Beau Turner Receives National Hunting Heritage Award
March 5, 2013
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NASHVILLE, Tenn.—Beau Turner, supporter of numerous conservation projects around the world and founder of the Beau Turner Youth Conservation Center, was presented with the NWTF Lynn Boykin Hunting Heritage Award Feb. 16 at the NWTF Convention and Sport Show.
As Director of Natural Resources and Biodiversity for Turner Enterprises, Inc., Turner coordinates and oversees the wildlife-related projects for approximately 2 million acres. He is the son of CNN founder Ted Turner.
In 2008, to achieve his goal to get youth involved in the outdoors, he founded the Beau Turner Youth Conservation Center, which the NWTF has assisted in operating and supervising youth field days.
At BTYCC in Lamont, Fla., children learn about conservation, interact with nature and acquire skills in hunting, fishing, shooting, archery and camping.
“It’s always an honor to receive an award for the work you do,” Turner said. “There have been so many people that have worked together to make this initiative successful. Those folks deserve the credit!”
Turner works closely with the NWTF and many other wildlife conservation organizations.
Turner’s conservation involvement includes his post as Chairman of the Board of Trustees for the Turner Endangered Species Fund and membership on the boards of the Jane Smith Turner Foundation, the Captain Planet Foundation, the Wetlands America Trust and the Peregrine Fund.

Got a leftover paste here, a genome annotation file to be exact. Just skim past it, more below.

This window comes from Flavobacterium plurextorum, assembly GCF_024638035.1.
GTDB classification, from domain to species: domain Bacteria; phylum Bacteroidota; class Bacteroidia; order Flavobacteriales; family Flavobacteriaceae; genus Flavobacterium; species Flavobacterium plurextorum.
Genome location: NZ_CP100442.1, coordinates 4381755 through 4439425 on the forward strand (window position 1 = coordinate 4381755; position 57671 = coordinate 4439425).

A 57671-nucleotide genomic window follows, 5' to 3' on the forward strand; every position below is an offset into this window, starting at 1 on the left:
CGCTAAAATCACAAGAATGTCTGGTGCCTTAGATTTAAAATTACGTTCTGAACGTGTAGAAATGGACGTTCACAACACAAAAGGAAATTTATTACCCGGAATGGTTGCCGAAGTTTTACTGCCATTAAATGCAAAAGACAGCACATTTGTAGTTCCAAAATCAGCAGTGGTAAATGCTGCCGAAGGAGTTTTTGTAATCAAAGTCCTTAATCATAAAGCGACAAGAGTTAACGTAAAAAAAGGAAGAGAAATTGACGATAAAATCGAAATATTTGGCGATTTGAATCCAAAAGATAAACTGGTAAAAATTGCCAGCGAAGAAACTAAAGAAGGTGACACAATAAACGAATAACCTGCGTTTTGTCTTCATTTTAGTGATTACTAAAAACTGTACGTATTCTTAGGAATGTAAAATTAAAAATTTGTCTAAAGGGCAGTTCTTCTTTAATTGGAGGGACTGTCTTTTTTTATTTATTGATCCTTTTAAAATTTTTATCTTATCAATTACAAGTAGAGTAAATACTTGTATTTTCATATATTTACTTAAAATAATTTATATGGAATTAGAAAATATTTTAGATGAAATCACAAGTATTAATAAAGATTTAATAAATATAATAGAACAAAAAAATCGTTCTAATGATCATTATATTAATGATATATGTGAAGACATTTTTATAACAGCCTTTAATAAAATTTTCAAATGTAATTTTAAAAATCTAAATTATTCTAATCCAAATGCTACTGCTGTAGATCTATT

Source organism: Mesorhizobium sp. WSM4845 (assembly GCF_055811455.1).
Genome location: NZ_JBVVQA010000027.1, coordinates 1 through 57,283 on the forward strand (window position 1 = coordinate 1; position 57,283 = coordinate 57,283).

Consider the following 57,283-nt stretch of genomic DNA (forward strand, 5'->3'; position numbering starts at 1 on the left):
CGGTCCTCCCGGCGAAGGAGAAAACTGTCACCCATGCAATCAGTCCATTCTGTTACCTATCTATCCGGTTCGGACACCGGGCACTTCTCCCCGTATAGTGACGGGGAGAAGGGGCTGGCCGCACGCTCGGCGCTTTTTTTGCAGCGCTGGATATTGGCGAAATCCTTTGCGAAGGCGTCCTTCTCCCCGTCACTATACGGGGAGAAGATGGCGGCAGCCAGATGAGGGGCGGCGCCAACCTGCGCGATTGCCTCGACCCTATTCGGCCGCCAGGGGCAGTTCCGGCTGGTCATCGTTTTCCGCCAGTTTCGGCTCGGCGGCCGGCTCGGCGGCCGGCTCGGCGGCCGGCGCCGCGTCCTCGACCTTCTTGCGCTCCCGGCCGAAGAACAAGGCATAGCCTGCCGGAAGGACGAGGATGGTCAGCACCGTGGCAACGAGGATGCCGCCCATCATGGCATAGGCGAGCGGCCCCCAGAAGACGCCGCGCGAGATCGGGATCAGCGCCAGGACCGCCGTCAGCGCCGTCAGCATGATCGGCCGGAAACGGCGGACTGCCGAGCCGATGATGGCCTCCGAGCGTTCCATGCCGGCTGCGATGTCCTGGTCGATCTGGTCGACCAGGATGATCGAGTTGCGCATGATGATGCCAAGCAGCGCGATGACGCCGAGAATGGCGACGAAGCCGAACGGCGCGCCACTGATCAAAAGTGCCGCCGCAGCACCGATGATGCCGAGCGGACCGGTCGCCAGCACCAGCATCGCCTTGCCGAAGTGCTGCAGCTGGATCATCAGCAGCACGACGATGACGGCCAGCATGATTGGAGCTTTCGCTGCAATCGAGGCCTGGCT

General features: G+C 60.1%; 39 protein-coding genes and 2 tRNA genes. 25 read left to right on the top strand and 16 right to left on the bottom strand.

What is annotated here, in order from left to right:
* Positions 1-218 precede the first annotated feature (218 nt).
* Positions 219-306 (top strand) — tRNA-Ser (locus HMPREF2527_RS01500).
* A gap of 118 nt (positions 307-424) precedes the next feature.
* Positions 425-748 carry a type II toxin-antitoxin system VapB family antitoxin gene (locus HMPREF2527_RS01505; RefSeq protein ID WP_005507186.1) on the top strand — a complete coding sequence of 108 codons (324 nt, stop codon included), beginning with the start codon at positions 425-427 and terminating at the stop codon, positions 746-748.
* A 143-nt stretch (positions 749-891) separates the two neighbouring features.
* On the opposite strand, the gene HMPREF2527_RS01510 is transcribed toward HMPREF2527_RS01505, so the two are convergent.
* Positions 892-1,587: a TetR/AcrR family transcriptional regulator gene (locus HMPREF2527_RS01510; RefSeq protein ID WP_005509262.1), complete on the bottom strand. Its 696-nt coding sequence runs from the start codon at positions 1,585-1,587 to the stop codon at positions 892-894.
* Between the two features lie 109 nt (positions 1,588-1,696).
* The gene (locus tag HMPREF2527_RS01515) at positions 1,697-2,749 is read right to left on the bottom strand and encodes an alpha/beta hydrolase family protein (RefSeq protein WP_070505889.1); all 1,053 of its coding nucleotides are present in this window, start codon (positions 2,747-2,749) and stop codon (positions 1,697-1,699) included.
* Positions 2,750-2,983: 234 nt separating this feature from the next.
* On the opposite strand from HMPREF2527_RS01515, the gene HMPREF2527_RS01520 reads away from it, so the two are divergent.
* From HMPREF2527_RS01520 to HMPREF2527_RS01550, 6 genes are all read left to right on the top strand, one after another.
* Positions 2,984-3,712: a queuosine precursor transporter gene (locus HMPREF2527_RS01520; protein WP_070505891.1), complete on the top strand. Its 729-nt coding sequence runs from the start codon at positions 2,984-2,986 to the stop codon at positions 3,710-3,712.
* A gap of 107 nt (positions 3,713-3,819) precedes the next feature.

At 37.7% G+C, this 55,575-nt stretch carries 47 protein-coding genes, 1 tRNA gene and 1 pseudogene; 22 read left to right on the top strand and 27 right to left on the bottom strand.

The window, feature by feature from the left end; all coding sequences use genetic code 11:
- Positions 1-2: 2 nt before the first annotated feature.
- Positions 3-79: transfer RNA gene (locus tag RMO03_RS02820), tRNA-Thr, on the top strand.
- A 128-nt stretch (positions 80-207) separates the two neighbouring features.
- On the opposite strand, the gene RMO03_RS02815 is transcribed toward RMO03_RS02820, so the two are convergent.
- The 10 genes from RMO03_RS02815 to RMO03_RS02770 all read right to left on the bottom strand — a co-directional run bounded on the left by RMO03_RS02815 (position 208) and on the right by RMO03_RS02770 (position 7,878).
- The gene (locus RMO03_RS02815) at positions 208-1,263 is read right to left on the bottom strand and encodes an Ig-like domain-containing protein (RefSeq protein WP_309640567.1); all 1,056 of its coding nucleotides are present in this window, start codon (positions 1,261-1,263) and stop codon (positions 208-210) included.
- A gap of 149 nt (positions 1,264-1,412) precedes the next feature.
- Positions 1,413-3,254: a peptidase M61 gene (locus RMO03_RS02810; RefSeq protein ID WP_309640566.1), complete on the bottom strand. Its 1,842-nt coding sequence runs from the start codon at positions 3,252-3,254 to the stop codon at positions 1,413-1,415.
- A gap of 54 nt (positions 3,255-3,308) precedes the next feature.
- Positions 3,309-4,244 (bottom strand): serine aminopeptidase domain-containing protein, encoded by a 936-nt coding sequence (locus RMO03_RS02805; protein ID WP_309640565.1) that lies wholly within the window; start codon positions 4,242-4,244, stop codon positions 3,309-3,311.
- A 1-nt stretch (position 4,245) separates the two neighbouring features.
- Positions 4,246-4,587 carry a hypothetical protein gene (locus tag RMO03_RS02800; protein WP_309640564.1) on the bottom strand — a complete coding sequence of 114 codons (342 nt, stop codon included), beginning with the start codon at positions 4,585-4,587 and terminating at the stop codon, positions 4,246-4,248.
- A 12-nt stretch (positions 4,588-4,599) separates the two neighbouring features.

Turner said he hopes to use the BTYCC as a model for similar conservation sites throughout the country.
“Beau’s mission has been to get youth involved in the outdoors,” said Kenny Barker II, NWTF Youth Hunting Coordinator. “At the Beau Turner Youth Conservation Center, he’s done exactly that.”
The NWTF, a nonprofit organization, is the leader in upland wildlife habitat conservation. Through dynamic partnerships with state, federal and provincial wildlife agencies, the NWTF and its members have helped restore 17.3 million acres of wildlife habitat, investing $412 million.
Since the NWTF’s founding in 1973, the North American wild turkey population has increased from 1.3 million to 6.5 million with wild turkey inhabiting 99 percent of suitable habitat.
The NWTF is committed to preserving our hunting heritage by helping create the next generation of hunters through our JAKES (Junior Acquiring Knowledge, Ethics and Sportsmanship) program for children ages 5-17. At JAKES events, boys and girls receive hands-on instruction in conservation and outdoor activities.